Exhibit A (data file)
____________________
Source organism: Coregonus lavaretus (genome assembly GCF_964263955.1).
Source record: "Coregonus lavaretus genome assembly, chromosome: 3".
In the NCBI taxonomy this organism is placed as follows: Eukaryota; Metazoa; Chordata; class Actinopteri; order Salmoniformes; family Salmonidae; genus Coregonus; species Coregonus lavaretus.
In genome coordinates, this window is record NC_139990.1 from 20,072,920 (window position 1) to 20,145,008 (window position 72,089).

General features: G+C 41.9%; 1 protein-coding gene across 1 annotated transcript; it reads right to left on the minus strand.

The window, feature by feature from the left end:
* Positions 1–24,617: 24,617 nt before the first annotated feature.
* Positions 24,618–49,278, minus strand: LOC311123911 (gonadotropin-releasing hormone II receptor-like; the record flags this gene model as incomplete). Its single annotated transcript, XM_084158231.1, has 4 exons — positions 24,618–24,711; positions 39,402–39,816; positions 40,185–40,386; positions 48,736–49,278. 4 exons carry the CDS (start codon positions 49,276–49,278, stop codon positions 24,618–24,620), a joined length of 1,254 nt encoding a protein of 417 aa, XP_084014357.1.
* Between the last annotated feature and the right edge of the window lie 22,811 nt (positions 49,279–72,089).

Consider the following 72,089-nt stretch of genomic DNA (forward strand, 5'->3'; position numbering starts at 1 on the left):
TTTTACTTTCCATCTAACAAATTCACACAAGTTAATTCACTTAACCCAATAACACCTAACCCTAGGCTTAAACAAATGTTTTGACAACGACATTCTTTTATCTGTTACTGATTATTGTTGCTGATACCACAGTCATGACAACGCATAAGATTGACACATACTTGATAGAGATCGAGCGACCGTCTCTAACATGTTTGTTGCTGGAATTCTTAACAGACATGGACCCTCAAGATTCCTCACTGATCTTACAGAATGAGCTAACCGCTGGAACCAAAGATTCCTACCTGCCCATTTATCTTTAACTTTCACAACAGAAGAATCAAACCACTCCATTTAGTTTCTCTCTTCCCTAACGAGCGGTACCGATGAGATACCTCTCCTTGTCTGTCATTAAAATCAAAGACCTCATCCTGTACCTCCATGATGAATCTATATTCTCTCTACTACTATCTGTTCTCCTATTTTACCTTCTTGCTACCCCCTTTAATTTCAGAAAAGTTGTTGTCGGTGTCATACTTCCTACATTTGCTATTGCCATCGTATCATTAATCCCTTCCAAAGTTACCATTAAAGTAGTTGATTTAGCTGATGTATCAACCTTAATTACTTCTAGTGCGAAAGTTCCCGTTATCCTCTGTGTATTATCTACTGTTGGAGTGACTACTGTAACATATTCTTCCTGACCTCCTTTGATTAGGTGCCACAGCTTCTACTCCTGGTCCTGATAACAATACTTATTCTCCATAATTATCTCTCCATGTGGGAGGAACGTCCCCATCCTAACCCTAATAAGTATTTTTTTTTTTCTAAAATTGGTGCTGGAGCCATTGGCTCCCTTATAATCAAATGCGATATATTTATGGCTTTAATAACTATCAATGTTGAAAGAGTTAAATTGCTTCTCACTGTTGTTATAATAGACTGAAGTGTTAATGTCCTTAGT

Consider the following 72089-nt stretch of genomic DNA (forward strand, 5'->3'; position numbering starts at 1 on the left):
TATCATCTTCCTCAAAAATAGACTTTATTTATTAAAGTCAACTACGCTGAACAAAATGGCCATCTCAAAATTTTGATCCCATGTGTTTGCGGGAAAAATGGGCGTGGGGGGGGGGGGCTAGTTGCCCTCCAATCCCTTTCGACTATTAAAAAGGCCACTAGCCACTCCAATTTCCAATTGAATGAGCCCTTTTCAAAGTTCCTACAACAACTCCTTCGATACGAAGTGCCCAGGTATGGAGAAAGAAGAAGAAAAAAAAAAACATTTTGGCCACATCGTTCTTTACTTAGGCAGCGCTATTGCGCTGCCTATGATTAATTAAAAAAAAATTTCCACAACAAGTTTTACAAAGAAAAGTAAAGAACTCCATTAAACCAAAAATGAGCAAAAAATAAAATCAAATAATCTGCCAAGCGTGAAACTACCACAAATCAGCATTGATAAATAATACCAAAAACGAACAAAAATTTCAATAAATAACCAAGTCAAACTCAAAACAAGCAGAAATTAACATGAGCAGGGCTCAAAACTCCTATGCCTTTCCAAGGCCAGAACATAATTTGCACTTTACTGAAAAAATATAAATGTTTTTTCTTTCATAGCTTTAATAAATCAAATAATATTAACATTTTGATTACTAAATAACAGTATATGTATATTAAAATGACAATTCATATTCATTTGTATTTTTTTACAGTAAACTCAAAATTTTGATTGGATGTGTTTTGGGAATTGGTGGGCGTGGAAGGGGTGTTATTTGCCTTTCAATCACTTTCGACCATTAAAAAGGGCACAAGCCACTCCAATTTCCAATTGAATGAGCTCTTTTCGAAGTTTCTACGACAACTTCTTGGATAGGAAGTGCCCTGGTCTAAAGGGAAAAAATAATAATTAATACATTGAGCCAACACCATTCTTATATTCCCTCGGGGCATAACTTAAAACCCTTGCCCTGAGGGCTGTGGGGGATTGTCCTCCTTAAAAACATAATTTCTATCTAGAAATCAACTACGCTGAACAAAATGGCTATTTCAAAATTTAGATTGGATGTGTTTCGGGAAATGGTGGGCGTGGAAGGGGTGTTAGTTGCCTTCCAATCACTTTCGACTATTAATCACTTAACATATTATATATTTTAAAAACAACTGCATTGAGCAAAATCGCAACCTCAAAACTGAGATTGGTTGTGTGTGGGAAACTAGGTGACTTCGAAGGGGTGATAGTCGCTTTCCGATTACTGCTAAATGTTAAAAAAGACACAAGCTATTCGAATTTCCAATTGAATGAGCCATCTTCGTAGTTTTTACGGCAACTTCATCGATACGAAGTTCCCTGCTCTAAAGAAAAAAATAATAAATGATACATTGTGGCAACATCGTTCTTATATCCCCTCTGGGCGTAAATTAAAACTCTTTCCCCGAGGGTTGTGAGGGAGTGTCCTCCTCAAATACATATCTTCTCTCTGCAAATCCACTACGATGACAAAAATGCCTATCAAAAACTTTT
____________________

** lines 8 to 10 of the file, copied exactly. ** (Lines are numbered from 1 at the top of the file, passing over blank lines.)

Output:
* Positions 24,618–49,278, minus strand: LOC311123911 (gonadotropin-releasing hormone II receptor-like; the record flags this gene model as incomplete). Its single annotated transcript, XM_084158231.1, has 4 exons — positions 24,618–24,711; positions 39,402–39,816; positions 40,185–40,386; positions 48,736–49,278. 4 exons carry the CDS (start codon positions 49,276–49,278, stop codon positions 24,618–24,620), a joined length of 1,254 nt encoding a protein of 417 aa, XP_084014357.1.
* Between the last annotated feature and the right edge of the window lie 22,811 nt (positions 49,279–72,089).

Consider the following 72,089-nt stretch of genomic DNA (forward strand, 5'->3'; position numbering starts at 1 on the left):